Pearson Hunt's first issue as editor corresponded with the end of Wallace Donham's long tenure as Dean in the summer of 1942 and the appointment of his successor, Donald K. David. One of Dean David's first challenges, outlined in detail in the Bulletin, was the overcrowded campus. With four Army and Navy training programs at Soldiers Field in addition to the MBA Program, more than thirteen hundred students were living in dormitories originally designed to house fewer than nine hundred.

In 1943, the School decided to send the Bulletin to all alumni - even those who weren't paying their alumni dues. To cut paper costs and attract more advertising, Hunt increased the trim size of the magazine. Over the next few years the Bulletin's content reflected Dean David's emphasis on research to prepare managers for the transition to a postwar economy. In 1945, Kidder, Peabody & Company titan Albert H. Gordon (MBA '25) contributed a prescient essay on the economic impact of peace. Gordon predicted "a major reorientation of economic life throughout the world, which will be brought about through the elimination of enemy nations as political and economic powers, and through the emergence and development of other nations. There will be many major changes in the flow of trade and of capital investment." (Please see Pearson Hunt's essay by clicking here.)

When Donald M. Wright became editor in 1947, he had just taken over as the School's director of alumni relations. Wright introduced more cartoons and drawings into the magazine and more student articles as the MBA Program grew. A new cover design premiered under Wright, who often showed a flare for humor, as in this 1948 column:

"Ever since your alumni director discovered that he had inherited an editorship along with his other problems, the Bulletin Policy Committee has been advising him to make a regular feature of two or three pages of interesting stuff about the School and the alumni [that has] the tone and spirit of 'The Talk of the Town' in the New Yorker magazine. The only trouble with that is that your present editor cannot write as well as the New Yorker editor. If he could he would probably be using his talent to better advantage than he is at present."
"Ever since your alumni director discovered that he had inherited an editorship along with his other problems, the Bulletin Policy Committee has been advising him to make a regular feature of two or three pages of interesting stuff about the School and the alumni [that has] the tone and spirit of 'The Talk of the Town' in the New Yorker magazine. The only trouble with that is that your present editor cannot write as well as the New Yorker editor. If he could he would probably be using his talent to better advantage than he is at present."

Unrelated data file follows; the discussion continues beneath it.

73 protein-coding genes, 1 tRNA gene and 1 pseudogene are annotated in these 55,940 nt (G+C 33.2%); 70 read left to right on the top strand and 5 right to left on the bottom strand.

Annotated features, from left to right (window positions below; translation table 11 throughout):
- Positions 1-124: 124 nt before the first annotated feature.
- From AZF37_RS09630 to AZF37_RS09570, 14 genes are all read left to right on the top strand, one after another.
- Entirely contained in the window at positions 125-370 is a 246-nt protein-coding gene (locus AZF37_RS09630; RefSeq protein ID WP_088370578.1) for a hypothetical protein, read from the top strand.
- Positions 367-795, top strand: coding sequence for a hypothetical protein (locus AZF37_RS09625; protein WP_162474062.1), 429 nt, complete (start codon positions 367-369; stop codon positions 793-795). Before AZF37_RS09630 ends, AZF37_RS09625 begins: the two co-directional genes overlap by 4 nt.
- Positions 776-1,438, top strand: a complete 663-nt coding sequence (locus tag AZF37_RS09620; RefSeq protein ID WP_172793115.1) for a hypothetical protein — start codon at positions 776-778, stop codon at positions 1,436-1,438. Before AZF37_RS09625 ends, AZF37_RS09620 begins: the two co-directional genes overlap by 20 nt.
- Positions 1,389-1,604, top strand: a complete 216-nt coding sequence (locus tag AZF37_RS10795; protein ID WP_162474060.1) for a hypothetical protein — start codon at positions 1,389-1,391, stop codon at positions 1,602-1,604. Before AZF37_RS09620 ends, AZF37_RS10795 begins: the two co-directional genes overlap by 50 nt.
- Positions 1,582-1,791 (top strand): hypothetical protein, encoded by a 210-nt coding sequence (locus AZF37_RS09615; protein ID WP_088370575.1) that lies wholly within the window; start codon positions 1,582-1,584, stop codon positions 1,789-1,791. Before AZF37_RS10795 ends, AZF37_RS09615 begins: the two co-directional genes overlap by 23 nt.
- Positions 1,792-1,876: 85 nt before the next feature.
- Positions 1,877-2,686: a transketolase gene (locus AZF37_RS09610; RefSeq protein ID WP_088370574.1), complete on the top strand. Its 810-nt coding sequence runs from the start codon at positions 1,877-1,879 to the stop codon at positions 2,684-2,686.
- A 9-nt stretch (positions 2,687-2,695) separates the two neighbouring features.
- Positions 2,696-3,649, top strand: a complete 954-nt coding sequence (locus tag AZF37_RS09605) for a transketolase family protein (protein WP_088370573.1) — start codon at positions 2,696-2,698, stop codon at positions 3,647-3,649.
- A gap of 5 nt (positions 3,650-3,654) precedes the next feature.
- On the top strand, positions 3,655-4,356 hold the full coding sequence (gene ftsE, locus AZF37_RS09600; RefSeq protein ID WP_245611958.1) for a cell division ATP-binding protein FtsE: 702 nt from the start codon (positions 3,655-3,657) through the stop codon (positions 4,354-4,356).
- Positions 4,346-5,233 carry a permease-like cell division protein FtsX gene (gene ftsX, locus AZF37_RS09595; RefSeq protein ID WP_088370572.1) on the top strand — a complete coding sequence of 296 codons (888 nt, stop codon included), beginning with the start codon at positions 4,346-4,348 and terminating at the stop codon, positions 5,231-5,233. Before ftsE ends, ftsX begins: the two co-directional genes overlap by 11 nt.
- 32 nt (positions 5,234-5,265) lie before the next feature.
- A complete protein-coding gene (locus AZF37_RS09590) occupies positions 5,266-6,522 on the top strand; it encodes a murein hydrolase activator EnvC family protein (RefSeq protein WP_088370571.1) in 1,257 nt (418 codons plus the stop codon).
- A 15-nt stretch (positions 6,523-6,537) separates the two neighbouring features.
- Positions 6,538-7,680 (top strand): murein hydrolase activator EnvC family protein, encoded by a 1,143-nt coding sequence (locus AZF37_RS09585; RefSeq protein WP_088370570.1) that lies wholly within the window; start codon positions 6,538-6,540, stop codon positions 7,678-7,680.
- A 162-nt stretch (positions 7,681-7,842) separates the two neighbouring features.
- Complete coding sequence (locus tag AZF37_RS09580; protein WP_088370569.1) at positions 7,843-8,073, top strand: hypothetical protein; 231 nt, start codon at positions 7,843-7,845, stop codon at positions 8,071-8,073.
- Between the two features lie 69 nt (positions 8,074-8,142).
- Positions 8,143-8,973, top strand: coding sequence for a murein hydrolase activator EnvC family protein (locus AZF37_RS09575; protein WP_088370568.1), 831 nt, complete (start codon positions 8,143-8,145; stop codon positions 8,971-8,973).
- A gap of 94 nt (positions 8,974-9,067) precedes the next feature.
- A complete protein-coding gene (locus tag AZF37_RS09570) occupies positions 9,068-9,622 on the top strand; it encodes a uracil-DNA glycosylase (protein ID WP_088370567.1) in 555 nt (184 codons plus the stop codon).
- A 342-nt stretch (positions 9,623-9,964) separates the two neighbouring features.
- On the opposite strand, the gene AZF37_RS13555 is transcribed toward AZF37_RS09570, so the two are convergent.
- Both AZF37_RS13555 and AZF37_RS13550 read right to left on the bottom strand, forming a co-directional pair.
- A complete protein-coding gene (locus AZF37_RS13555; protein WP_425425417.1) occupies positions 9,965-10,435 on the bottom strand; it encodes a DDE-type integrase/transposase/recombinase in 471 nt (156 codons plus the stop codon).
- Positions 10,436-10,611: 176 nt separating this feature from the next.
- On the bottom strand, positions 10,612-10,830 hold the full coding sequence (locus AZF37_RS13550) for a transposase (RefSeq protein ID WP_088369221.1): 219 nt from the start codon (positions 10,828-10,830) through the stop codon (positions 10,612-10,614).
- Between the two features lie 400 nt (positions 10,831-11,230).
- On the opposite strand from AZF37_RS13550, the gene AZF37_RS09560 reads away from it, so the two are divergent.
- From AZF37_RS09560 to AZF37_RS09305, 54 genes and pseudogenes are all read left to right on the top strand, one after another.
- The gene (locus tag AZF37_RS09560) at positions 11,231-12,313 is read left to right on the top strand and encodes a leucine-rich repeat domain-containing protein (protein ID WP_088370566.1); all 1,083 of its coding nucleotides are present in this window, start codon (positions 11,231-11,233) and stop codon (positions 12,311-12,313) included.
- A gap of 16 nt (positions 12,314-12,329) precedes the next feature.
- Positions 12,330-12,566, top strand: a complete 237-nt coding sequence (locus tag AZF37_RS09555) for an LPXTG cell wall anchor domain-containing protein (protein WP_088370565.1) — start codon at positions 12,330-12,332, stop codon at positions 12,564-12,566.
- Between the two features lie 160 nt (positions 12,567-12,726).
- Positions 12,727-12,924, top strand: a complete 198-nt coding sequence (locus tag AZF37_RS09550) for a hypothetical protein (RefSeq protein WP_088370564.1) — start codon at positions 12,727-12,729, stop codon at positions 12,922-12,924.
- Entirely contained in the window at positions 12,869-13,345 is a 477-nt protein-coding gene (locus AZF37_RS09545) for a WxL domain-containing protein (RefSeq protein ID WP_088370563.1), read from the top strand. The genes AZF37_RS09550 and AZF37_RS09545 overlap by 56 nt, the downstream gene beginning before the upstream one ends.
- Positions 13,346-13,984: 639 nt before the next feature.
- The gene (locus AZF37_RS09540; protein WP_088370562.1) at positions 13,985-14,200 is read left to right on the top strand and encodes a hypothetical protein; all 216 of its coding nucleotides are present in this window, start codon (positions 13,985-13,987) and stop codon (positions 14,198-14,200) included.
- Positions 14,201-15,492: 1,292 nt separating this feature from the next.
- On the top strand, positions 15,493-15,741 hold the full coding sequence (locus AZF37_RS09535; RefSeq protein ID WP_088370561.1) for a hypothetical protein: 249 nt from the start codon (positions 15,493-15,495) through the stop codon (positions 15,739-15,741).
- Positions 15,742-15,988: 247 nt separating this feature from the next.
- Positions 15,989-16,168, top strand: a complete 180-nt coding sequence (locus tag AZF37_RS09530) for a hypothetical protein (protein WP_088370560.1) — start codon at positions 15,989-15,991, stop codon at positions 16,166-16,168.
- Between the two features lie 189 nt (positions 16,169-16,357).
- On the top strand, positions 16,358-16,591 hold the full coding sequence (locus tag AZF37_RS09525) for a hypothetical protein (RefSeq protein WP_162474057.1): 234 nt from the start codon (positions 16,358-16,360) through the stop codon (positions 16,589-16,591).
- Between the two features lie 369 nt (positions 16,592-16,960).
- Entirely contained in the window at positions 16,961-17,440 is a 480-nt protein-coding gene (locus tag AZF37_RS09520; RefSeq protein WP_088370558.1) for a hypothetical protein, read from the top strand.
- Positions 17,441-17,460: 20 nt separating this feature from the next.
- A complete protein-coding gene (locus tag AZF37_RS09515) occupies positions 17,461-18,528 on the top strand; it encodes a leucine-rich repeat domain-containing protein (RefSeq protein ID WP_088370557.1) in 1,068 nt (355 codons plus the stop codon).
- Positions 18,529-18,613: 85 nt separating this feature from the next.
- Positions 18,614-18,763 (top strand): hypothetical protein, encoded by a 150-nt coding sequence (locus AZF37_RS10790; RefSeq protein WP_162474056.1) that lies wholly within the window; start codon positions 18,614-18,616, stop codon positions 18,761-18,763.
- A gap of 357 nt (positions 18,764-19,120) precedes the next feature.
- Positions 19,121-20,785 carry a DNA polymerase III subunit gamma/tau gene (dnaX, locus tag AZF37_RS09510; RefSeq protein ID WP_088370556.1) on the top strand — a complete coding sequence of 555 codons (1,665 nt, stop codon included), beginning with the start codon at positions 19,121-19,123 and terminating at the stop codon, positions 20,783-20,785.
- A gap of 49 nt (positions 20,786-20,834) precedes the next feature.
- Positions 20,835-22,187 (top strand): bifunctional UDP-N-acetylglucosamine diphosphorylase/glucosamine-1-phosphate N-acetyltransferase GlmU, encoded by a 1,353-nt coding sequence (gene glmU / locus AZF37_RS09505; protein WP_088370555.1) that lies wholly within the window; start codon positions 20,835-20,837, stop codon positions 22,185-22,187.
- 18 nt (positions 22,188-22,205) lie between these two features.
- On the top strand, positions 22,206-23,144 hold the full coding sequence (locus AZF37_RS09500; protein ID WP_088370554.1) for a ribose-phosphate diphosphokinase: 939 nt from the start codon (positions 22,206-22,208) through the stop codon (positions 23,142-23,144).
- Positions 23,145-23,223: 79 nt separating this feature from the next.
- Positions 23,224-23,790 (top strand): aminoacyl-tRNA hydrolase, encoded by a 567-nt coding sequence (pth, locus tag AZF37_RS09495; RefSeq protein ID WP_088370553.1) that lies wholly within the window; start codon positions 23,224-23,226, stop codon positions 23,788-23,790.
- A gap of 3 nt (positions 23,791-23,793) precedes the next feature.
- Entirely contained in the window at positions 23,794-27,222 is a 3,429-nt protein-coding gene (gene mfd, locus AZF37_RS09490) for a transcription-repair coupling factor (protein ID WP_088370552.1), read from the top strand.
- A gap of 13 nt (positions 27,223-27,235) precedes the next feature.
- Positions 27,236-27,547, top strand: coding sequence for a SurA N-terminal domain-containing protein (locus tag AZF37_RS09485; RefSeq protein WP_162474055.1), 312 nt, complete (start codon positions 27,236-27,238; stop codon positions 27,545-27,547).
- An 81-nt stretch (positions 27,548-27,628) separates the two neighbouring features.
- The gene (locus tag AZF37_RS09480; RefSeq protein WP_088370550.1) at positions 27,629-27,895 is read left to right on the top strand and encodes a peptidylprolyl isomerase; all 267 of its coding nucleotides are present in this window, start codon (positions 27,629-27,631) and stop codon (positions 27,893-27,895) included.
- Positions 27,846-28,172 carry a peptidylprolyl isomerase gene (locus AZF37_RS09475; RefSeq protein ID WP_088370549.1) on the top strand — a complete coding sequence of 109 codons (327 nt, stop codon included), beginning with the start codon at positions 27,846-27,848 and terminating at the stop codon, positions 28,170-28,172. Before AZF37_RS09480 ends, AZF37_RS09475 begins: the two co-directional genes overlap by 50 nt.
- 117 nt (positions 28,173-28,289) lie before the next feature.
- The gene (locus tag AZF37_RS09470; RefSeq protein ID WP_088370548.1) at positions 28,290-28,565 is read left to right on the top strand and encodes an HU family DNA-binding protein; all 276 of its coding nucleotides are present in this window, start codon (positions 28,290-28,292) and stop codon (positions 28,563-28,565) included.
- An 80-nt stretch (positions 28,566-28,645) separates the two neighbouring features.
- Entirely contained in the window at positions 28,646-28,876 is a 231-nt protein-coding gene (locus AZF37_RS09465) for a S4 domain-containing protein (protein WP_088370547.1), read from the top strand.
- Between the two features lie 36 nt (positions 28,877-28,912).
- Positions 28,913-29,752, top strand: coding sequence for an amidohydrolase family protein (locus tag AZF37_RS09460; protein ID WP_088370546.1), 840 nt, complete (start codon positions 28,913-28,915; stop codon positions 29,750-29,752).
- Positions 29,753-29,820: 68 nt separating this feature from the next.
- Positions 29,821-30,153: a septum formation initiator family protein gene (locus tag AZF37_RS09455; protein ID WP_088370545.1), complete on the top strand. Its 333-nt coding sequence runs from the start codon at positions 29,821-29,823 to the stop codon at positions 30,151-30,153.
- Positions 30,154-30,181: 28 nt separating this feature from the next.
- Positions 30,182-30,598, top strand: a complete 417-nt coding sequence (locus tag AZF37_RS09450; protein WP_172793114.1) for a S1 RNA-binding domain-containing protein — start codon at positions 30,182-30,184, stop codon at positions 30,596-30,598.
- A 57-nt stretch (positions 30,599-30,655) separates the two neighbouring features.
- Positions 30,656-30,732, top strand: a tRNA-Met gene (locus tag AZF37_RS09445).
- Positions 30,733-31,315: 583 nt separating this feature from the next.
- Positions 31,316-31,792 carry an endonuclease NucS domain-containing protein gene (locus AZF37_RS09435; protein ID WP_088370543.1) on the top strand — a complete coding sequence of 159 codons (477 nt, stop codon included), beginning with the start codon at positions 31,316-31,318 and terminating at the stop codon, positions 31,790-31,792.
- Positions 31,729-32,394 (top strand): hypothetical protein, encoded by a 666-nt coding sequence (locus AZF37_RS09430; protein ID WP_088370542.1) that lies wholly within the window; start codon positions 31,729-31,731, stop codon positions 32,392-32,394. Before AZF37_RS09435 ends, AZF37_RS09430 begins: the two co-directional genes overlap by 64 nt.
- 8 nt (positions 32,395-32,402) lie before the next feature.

Wright continued as chairman of the magazine's policy committee through the mid-1950s, but Dan Fenn assumed the title of editor in 1955, around the time Dean David retired and was replaced by Dean Stanley F. Teele. Fenn's style favored bold headlines, dramatic photography, and lively alumni profiles. He was not afraid to tackle controversial topics. An article titled "Why Businessmen Should Vote Democratic," by New York City mayor Robert F. Wagner (MBA '36), elicited a torrent of dissenting letters in 1956 and was followed with a similar article from the Republican point of view. Fenn also increased the number of internationally focused articles and pieces on tough subjects, such as executive burnout. In answer to alumni who thought the magazine was becoming "too intellectual," Fenn responded:

"The significant information about you is what you are thinking and what you are doing professionally - not that you were in Miami lately where you hoisted a few with old Joe."
"The significant information about you is what you are thinking and what you are doing professionally - not that you were in Miami lately where you hoisted a few with old Joe."

(Please see Dan Fenn's essay by clicking here.)

In 1961 Fenn left the magazine to become a staff assistant in the Kennedy White House. He was succeeded by Bill Falcon for a few issues before Ted Anthony assumed the job in 1962. Anthony, who had publishing experience in the military and at the Small Business Administration in Washington, kept the Bulletin on a steady course for nearly twenty years, as the School's focus and programs evolved under Deans George P. Baker and Lawrence E. Fouraker. Anthony and Managing Editor Elinor Perry presided over a tremendous growth in Bulletin class notes, as the class secretary network flourished in the late 1960s. His detailed reports on faculty research, campus construction, and the School's growing international reach were regular features, along with articles by faculty members and administrators discussing the School's changing priorities.

Anthony's genteel editorial style and his devotion to HBS is apparent in this excerpt from coverage of Professor Georges F. Doriot's 80th birthday gala in 1979:

"The ambiance of the occasion was much like the friendly warmth of a close-knit family gathering. Many of those in attendance knew one another as well as knowing the General. Professor Doriot himself - lean, straight, and well-tailored as ever - was besieged by platoons of former students reaching out to congratulate him on his fourscore years and to wish him many more."
"The ambiance of the occasion was much like the friendly warmth of a close-knit family gathering. Many of those in attendance knew one another as well as knowing the General. Professor Doriot himself - lean, straight, and well-tailored as ever - was besieged by platoons of former students reaching out to congratulate him on his fourscore years and to wish him many more."

(Please see Ted Anthony's essay by clicking here.)

Jeff Cruikshank succeeded Anthony in 1981, and his own narrative (click here) provides an eloquent summary of the magazine during his tenure. Under a succession of dedicated editors, the Bulletin has helped to create an extended community at HBS, linking generations of alumni to each other and to the people, ideas, and events that define Harvard Business School. Much has changed at the magazine in the past 75 years, but as the Bulletin rolls into the next century in a flurry of e-mails, faxes, and digital scans, its purpose is remarkably unchanged.